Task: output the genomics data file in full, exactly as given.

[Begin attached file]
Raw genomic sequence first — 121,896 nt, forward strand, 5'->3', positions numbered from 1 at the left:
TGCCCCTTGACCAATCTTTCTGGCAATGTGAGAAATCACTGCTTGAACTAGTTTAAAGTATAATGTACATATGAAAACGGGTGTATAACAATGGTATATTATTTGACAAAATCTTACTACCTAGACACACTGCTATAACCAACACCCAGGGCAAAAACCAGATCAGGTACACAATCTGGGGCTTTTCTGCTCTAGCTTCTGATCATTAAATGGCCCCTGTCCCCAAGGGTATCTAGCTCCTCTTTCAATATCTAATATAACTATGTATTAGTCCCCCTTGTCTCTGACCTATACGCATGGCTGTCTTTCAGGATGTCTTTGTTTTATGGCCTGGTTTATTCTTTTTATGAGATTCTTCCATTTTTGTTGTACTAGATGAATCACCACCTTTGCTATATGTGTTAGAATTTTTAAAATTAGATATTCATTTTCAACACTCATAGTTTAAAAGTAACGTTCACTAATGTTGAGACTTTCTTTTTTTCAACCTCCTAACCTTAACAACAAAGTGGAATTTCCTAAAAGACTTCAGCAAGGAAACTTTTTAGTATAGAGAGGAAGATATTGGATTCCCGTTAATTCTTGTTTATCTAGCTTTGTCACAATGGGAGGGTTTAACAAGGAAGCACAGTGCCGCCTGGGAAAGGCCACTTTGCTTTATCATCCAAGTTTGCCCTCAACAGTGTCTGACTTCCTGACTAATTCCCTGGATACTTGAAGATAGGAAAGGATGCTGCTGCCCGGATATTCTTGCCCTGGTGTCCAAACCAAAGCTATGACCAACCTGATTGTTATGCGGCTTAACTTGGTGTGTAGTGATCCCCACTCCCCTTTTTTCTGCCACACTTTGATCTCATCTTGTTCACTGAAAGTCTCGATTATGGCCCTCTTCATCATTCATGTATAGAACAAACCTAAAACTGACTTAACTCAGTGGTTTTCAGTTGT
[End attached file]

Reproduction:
Raw genomic sequence first — 121,896 nt, forward strand, 5'->3', positions numbered from 1 at the left:
TGCCCCTTGACCAATCTTTCTGGCAATGTGAGAAATCACTGCTTGAACTAGTTTAAAGTATAATGTACATATGAAAACGGGTGTATAACAATGGTATATTATTTGACAAAATCTTACTACCTAGACACACTGCTATAACCAACACCCAGGGCAAAAACCAGATCAGGTACACAATCTGGGGCTTTTCTGCTCTAGCTTCTGATCATTAAATGGCCCCTGTCCCCAAGGGTATCTAGCTCCTCTTTCAATATCTAATATAACTATGTATTAGTCCCCCTTGTCTCTGACCTATACGCATGGCTGTCTTTCAGGATGTCTTTGTTTTATGGCCTGGTTTATTCTTTTTATGAGATTCTTCCATTTTTGTTGTACTAGATGAATCACCACCTTTGCTATATGTGTTAGAATTTTTAAAATTAGATATTCATTTTCAACACTCATAGTTTAAAAGTAACGTTCACTAATGTTGAGACTTTCTTTTTTTCAACCTCCTAACCTTAACAACAAAGTGGAATTTCCTAAAAGACTTCAGCAAGGAAACTTTTTAGTATAGAGAGGAAGATATTGGATTCCCGTTAATTCTTGTTTATCTAGCTTTGTCACAATGGGAGGGTTTAACAAGGAAGCACAGTGCCGCCTGGGAAAGGCCACTTTGCTTTATCATCCAAGTTTGCCCTCAACAGTGTCTGACTTCCTGACTAATTCCCTGGATACTTGAAGATAGGAAAGGATGCTGCTGCCCGGATATTCTTGCCCTGGTGTCCAAACCAAAGCTATGACCAACCTGATTGTTATGCGGCTTAACTTGGTGTGTAGTGATCCCCACTCCCCTTTTTTCTGCCACACTTTGATCTCATCTTGTTCACTGAAAGTCTCGATTATGGCCCTCTTCATCATTCATGTATAGAACAAACCTAAAACTGACTTAACTCAGTGGTTTTCAGTTGT